“Even the French get nuclear. But not our head-in-the-sand leftloonies.”

    i don’t think what’s stopping nuclear energy from being used more is the left (or the right). it’s locals. most people are fine with nuclear energy (i mean, we do use it quite a bit…), but no one wants it in their back yard. i’m fine with nuclear energy (and for all i know, i’m using it right now), but i do kinda get antsy thinking about a meltdown near here… new york city isn’t rural russia.

  • http://takeitorleaveit.typepad.com/ roger nowosielski

    Interesting analysis, zing. There may be something to it. It is a scare word.

  • http://takeitorleaveit.typepad.com/ roger nowosielski

    It’s like a reaction against convicted sex offenders. No one wants them in their own backyard.

  • Baronius

    Zing, there’s a big difference between being heard on BC and being a featured part of the national debate. We never admit it, but it’s true. Most of what we hear and read nationally about health care reform is framed around the Democratic proposals. Probably the most public airing of Republican-supported reforms was the Mackey article, and surely you’ll have to admit that the reaction to it was over-the-top. He’s been condemned as a traitor to his clientele, even on this site.

    Regarding nuclear power, if we want to have an intellectual national debate, we can’t let antsy feelings get in the way. Either it’s workable or it’s not.

  • zingzing

    baronius: “Zing, there’s a big difference between being heard on BC and being a featured part of the national debate.”

    i think the wall street journal counts… didn’t dave mention the wall street journal? didn’t you?

    “Regarding nuclear power, if we want to have an intellectual national debate, we can’t let antsy feelings get in the way. Either it’s workable or it’s not.”

    well, it’s clearly workable. and working. because we use it now. just not enough of it. and, unfortunately, the antsy feelings are part of the debate.

  • zingzing

    baronius: “Probably the most public airing of Republican-supported reforms was the Mackey article and surely you’ll have to admit that the reaction to it was over-the-top. He’s been condemned as a traitor to his clientele, even on this site.”

    well, that might just show a general lack of republican-supported reforms (or “ideas,” as it goes). if the republicans have more ideas, there is nothing stopping them from voicing them. nothing at all. and i’m sure they’re out there. it just may be that most of us don’t care. another factor is that the republicans are spending more time criticizing the dems’ ideas (or at least some whacked-out version of what they believe those ideas to be,) rather than voicing their own.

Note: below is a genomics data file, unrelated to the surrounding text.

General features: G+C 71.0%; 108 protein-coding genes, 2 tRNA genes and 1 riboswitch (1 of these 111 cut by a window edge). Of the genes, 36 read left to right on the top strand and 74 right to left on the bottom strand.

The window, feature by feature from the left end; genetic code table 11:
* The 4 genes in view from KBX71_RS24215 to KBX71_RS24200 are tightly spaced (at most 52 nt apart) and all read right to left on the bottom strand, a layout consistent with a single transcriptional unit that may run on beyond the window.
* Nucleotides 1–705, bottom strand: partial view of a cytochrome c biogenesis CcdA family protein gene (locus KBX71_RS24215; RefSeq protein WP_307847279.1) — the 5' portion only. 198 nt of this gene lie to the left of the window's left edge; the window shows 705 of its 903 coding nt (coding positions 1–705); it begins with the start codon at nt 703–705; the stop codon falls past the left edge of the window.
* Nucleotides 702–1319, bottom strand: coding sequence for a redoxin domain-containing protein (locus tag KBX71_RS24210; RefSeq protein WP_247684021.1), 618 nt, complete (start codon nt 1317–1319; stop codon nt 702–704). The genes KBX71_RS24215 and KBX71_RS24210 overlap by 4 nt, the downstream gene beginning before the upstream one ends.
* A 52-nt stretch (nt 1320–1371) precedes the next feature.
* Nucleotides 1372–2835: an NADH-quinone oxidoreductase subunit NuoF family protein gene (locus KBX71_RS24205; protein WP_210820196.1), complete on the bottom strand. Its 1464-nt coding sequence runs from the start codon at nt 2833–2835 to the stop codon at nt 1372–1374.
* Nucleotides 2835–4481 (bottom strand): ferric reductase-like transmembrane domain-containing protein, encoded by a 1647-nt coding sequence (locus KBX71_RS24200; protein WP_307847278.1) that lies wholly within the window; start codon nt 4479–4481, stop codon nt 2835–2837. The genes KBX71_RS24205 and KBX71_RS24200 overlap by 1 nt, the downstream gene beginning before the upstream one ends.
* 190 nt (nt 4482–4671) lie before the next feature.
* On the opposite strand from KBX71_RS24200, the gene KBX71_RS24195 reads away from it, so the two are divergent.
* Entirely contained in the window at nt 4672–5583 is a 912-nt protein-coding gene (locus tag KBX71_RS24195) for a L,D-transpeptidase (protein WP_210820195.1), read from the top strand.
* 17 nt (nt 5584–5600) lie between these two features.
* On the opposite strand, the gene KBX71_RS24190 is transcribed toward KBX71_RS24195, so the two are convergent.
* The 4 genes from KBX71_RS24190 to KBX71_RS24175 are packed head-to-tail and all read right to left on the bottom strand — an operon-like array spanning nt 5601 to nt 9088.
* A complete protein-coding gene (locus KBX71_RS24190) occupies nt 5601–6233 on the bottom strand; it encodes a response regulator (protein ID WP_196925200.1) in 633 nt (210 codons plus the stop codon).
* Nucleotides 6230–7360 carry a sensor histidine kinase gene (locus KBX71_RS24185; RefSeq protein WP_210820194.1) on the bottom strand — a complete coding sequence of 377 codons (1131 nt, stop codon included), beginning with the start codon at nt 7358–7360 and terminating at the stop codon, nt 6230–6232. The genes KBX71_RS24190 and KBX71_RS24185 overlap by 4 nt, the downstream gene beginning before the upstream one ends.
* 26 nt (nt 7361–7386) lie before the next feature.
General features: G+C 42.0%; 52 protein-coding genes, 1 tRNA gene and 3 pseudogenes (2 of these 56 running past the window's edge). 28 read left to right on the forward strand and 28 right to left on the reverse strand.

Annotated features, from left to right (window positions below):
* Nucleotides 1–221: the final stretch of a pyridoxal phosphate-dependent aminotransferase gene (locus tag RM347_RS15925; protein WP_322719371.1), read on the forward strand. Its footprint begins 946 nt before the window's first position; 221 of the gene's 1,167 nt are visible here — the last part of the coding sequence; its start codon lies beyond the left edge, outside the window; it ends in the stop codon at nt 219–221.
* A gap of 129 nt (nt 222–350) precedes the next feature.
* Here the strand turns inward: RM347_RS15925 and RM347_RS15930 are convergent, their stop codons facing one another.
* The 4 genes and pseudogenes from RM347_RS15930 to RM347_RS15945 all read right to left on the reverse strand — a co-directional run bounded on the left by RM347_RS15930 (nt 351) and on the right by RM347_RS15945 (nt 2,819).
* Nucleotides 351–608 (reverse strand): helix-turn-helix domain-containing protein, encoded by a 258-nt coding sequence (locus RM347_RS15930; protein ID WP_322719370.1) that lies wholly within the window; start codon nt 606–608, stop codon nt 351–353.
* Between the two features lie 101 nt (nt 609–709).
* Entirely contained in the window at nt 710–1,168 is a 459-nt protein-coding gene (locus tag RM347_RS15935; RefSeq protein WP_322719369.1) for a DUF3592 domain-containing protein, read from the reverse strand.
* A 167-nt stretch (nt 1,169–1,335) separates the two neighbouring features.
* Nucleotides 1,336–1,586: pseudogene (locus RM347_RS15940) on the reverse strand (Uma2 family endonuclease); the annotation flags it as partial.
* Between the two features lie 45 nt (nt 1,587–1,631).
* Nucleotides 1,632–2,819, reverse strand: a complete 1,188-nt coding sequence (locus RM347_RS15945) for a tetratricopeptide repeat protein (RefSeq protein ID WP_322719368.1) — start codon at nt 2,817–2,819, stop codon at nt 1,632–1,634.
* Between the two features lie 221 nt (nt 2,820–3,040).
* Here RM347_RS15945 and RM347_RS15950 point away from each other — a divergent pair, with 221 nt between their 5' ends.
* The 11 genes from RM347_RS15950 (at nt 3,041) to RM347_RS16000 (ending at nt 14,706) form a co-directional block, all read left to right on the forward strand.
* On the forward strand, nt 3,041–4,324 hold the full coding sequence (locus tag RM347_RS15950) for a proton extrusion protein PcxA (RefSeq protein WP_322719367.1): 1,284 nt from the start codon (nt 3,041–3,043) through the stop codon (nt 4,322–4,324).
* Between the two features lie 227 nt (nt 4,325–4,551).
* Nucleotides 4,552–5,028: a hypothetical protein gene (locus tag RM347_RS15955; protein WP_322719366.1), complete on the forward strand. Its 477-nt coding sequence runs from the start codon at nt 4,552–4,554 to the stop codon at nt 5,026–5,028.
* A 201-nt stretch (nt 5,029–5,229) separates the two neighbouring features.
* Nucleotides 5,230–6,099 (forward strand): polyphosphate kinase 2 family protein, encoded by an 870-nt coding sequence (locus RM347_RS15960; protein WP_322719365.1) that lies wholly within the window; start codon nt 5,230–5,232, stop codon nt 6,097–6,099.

• Clavos

    It’s like a reaction against convicted sex offenders. No one wants them in their own backyard.

    In Miami, we put ‘em under a bridge, like trolls.

    Really.

  • Arch Conservative

    Obama and the Dems have spent a few trillion dollars that we don’t even have in the last six months and the GOP is the problem?

    I think it’s time to change your bong water Julie.

  • http://thingsalongtheway.blogspot.com/ Cindy

    You haven’t smoked a bong? Okay, I will try to give you the benefit of the doubt as far as your character anyway.

  • http://www.indyboomer46.blogspot.com Baritone

    Julie,

    Don’t get too ruffled by little jabs. Arch and others among us can get a lot tougher than that. This ain’t the WWF, but this IS politics after all. I don’t think Arch had any intent to cast aspersions on your character, it was just his incredulity at your positions.

    BTW, Bar, you refer to “…complaints about Olbermann and Garafalo, as if the majority of the leftish side of the country is that hateful?”

    I don’t listen or watch Garafalo all that much, but I DO watch Olbermann & Maddow regularly. They are NOT hateful. Derisive? Incredulous? Yes. Hateful? No. The derision and incredulity come easily when one looks at the wide variety of Republicans, Birthers, Deathers, general right-wing fearmongers, and on and on, who have made the repeated mistake of opening their mouths revealing the empty space above (could it be that they just have extremely large sinus cavities.) Are these the brilliant people that Dave believes are offering all the great ideas coming from the right?

    B

  • Baronius

    Julie, there’s no obligation on this board to reply to everyone. Why do you want to become a Republican again? I’m sure they’d love your vote, but from this article it doesn’t sound like you agree with them on anything, or even respect them.

    Bar, I have yet to hear anyone off BC even mention Maddow.

  • Arch Conservative

    Olbermann and Maddow get a combined audience of something like 6700. That’s why you don’t hear them get mentioned. They’re irrelevant leftist bobble heads.

    I guess the rest of us will just have to bat it back and forth until the midterm elections.

  • zingzing

    archie: “Olbermann and Maddow get a combined audience of something like 6700. That’s why you don’t hear them get mentioned.”

    um. you mentioned them. and they get mentioned plenty…

  • http://www.maskedmoviesnobs.com El Bicho

    “You haven’t smoked a bong? Okay, I will try to give you the benefit of the doubt as far as your character anyway.”

    Hysterical